Interestingly, a fair number of elementary-aged kids are somewhat into it. Most of them aren't great, but a couple are. It's fun if you play a kid who knows changqi well and see how they do, as they kind of understand some fundamentals and the patience required to select a move and how to calculate things, so they can definitely be more fun than the normal ones who are clueless.
Title: Re: Hobbies you miss/can't do while in Korea
Post by: SPQR on July 12, 2019, 02:02:08 pm
I think this should be more "what hobbies do you miss in RURAL Korea" because a lot of these things are readily available in big cities.

Haha, no shit.  You won't be doing most of the things listed above living in some place
like Asswipe, Kansas either.

But some are legitimate:

1/ Shooting. Especially black powder. (But I understand why. A 30-06 would probably travel
clear across Korea before it stopped.

2/ Smoking dope.

3/ Boating.
Title: Re: Hobbies you miss/can't do while in Korea
Post by: plan b on July 12, 2019, 02:33:15 pm
1. Watching live theater like small independent plays and musicals.

2. Taking classes at night and on the weekend. Not necessarily for ones career, but just interesting classes that would pertain to interests, or future plans.
Title: Re: Hobbies you miss/can't do while in Korea
Post by: oglop on July 12, 2019, 04:21:04 pm
decent live music
Title: Re: Hobbies you miss/can't do while in Korea
Post by: CO2 on July 12, 2019, 04:29:19 pm
decent live music
Agreed. When I lived in Toronto I thought about how cool it would be to live in the UK and see all my favourite bands all the time and in different cities.

Now? TORONTO WAS ****.

(or "baps," if you will.)
Title: Re: Hobbies you miss/can't do while in Korea
Post by: oglop on July 12, 2019, 04:40:31 pm
yep. or even going down the local pub. always decent bands playing, whichever night of the week
Title: Re: Hobbies you miss/can't do while in Korea
Post by: NorthStar on July 12, 2019, 08:52:53 pm
1.  420
2.  Camping/fishing in the summer (just to miserable here to do that)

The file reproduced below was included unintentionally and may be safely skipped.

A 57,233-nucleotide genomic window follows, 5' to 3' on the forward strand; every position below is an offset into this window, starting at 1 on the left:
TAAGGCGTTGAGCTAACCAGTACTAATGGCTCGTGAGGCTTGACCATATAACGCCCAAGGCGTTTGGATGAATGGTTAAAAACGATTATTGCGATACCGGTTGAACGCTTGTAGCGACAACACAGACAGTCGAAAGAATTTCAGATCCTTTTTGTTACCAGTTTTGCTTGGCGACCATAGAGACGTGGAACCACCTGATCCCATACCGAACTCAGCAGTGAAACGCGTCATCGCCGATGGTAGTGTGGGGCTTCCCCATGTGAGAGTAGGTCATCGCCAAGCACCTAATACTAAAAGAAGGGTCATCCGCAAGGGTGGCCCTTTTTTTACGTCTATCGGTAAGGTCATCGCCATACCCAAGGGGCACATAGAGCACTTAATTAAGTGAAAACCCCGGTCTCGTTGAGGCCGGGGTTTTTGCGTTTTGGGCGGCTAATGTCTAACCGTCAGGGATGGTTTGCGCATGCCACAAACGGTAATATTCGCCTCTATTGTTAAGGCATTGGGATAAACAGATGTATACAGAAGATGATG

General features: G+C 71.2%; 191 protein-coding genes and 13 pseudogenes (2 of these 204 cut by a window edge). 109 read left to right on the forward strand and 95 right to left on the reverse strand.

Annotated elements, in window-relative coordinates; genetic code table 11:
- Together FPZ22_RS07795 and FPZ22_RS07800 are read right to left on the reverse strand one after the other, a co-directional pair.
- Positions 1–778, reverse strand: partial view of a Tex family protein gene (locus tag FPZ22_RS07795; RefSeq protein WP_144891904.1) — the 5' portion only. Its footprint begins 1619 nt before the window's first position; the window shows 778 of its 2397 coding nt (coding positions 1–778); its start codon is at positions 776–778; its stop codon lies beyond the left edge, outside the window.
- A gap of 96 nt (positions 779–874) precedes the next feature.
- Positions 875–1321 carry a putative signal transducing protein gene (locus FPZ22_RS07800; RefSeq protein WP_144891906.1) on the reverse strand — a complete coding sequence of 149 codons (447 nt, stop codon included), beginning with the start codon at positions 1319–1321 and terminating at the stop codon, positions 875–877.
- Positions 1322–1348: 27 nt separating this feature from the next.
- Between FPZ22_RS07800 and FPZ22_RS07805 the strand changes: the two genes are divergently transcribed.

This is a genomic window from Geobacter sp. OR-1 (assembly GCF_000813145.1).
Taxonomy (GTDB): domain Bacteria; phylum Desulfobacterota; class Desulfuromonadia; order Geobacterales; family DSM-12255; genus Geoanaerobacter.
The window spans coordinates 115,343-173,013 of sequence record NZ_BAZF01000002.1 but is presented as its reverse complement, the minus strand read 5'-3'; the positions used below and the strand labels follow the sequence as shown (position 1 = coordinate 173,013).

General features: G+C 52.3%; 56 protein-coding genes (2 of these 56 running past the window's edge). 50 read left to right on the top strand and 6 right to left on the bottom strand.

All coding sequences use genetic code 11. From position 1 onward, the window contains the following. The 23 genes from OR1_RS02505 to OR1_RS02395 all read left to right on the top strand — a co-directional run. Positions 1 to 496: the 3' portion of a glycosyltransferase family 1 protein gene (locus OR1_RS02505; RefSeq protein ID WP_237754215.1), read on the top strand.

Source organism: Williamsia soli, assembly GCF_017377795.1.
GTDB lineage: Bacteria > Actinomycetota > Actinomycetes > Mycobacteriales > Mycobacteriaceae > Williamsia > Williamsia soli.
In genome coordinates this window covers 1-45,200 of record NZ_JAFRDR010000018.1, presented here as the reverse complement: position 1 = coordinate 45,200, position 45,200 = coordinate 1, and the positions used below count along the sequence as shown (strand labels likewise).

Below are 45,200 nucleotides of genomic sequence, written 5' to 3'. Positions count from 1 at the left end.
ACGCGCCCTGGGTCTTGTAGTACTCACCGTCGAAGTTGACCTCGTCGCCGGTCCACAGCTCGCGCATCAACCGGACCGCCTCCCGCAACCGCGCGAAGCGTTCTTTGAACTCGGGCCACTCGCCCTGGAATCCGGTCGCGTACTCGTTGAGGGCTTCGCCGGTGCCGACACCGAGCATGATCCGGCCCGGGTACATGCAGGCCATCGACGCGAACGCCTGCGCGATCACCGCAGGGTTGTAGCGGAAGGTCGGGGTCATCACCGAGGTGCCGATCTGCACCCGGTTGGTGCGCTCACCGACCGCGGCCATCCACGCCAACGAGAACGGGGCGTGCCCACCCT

3.  Being able to walk into a normal pub/bar and NOT have to endure some STUPID K-drama on the TV.
Title: Re: Hobbies you miss/can't do while in Korea
Post by: CO2 on July 12, 2019, 10:31:37 pm
3.  Being able to walk into a normal pub/bar and NOT have to endure some STUPID K-drama on the TV.
I don't get this. I don't even like sports, but I get it. You look up every once in a while and check the score. OR if it's a really important game, 80% of the people are watching the game.

But a Kdrama? Is anyone really watching season 3 episode 6 of "The Kim's Family struggles in an overlit 45pyeong apt?"

No. And the volume is usually not on anyway.

SO WHAT'S THE POINT?
Title: Re: Hobbies you miss/can't do while in Korea
Post by: VanIslander on July 12, 2019, 10:38:22 pm
5. Playing chess. Back home there was often someone who plays well around. Here i have to settle for online - not the same fun experience. I recall a great Christmas Eve spent in Gatineau, Quebec at a French home, drinking French wine and playing the party host's older brother all night in the corner of the living room, at least four bottles between us.  Here, i have had old men and children play Korean/Asian chess, with elephant and cannon, but that's a pretty different thing.
I think the scene in Seoul at least is getting a little better. I've seen some people in a few cafes playing serious chess (timed matches, keeping notation, post-match analysis, etc.) ...
On Jeju the foreigners (and one local twentysomething who had gone overseas) had a chess club meeting at Gecho's in Jungmun i think it was 2010 or 2011 and i joined them and beat their champ in 15 minutes. He wanted a re-match and ALL other six players wanted to help him ( i was up a rook and two pawns in the 2nd game) and asked me if that was ok and i, aghast and disappointed at their fandom and lack of support of the new guy, said okay, ended up losing my lead and 7 vs. 1 conceded, smiled, left, and never returned.

I mean, i haven't in my many years here came across chess that was QUALITY and FUN, relaxed, let's just have a good game without geek clocks or stress of titles, just some happening gameplay and rapport.

I had a better experience playing the ragged park dwelling supposed homeless of San Francisco back in the 90's than i ever have in my years in South Korea.

Anyways...

The baduk i've learned from old guys here has been fun, though i never win at that game. Even 6 chess championships doesn't prepare you so well for the game of Go.
Title: Re: Hobbies you miss/can't do while in Korea
Post by: Aristocrat on July 13, 2019, 10:14:10 am
5. Playing chess. Back home there was often someone who plays well around. Here i have to settle for online - not the same fun experience. I recall a great Christmas Eve spent in Gatineau, Quebec at a French home, drinking French wine and playing the party host's older brother all night in the corner of the living room, at least four bottles between us.  Here, i have had old men and children play Korean/Asian chess, with elephant and cannon, but that's a pretty different thing.